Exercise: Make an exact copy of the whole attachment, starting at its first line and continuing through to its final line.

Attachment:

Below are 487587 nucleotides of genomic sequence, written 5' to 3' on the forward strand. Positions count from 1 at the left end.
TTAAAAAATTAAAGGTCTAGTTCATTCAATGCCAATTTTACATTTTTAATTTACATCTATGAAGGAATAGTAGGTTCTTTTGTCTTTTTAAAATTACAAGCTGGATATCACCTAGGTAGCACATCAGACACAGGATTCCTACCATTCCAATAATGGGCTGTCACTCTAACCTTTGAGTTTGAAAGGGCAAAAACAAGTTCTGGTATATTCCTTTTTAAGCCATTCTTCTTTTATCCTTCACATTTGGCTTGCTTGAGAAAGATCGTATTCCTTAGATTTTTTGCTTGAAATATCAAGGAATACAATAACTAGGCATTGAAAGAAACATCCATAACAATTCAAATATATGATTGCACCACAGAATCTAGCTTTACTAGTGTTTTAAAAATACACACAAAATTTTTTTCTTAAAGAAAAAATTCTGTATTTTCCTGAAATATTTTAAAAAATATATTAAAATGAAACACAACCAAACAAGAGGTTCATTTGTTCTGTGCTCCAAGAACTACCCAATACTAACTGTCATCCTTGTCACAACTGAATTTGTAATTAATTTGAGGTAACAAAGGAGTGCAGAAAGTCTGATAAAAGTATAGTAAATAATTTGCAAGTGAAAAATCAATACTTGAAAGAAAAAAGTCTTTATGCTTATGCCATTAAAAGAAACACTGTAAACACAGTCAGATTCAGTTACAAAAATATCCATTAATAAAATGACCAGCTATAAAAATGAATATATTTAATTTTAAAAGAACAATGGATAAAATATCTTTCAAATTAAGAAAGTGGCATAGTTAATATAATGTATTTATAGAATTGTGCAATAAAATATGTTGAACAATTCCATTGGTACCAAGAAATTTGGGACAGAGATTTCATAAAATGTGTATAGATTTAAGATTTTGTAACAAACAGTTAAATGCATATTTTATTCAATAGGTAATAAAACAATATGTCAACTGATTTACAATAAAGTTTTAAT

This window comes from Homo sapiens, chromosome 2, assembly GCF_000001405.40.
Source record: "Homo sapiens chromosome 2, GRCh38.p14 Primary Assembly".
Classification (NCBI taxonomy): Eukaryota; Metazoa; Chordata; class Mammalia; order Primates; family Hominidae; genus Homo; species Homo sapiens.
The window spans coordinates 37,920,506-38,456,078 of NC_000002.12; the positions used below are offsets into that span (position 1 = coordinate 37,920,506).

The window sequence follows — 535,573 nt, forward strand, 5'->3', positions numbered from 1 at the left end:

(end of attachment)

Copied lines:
Below are 487587 nucleotides of genomic sequence, written 5' to 3' on the forward strand. Positions count from 1 at the left end.
TTAAAAAATTAAAGGTCTAGTTCATTCAATGCCAATTTTACATTTTTAATTTACATCTATGAAGGAATAGTAGGTTCTTTTGTCTTTTTAAAATTACAAGCTGGATATCACCTAGGTAGCACATCAGACACAGGATTCCTACCATTCCAATAATGGGCTGTCACTCTAACCTTTGAGTTTGAAAGGGCAAAAACAAGTTCTGGTATATTCCTTTTTAAGCCATTCTTCTTTTATCCTTCACATTTGGCTTGCTTGAGAAAGATCGTATTCCTTAGATTTTTTGCTTGAAATATCAAGGAATACAATAACTAGGCATTGAAAGAAACATCCATAACAATTCAAATATATGATTGCACCACAGAATCTAGCTTTACTAGTGTTTTAAAAATACACACAAAATTTTTTTCTTAAAGAAAAAATTCTGTATTTTCCTGAAATATTTTAAAAAATATATTAAAATGAAACACAACCAAACAAGAGGTTCATTTGTTCTGTGCTCCAAGAACTACCCAATACTAACTGTCATCCTTGTCACAACTGAATTTGTAATTAATTTGAGGTAACAAAGGAGTGCAGAAAGTCTGATAAAAGTATAGTAAATAATTTGCAAGTGAAAAATCAATACTTGAAAGAAAAAAGTCTTTATGCTTATGCCATTAAAAGAAACACTGTAAACACAGTCAGATTCAGTTACAAAAATATCCATTAATAAAATGACCAGCTATAAAAATGAATATATTTAATTTTAAAAGAACAATGGATAAAATATCTTTCAAATTAAGAAAGTGGCATAGTTAATATAATGTATTTATAGAATTGTGCAATAAAATATGTTGAACAATTCCATTGGTACCAAGAAATTTGGGACAGAGATTTCATAAAATGTGTATAGATTTAAGATTTTGTAACAAACAGTTAAATGCATATTTTATTCAATAGGTAATAAAACAATATGTCAACTGATTTACAATAAAGTTTTAAT

This window comes from Homo sapiens, chromosome 2, assembly GCF_000001405.40.
Source record: "Homo sapiens chromosome 2, GRCh38.p14 Primary Assembly".
Classification (NCBI taxonomy): Eukaryota; Metazoa; Chordata; class Mammalia; order Primates; family Hominidae; genus Homo; species Homo sapiens.
The window spans coordinates 37,920,506-38,456,078 of NC_000002.12; the positions used below are offsets into that span (position 1 = coordinate 37,920,506).

The window sequence follows — 535,573 nt, forward strand, 5'->3', positions numbered from 1 at the left end: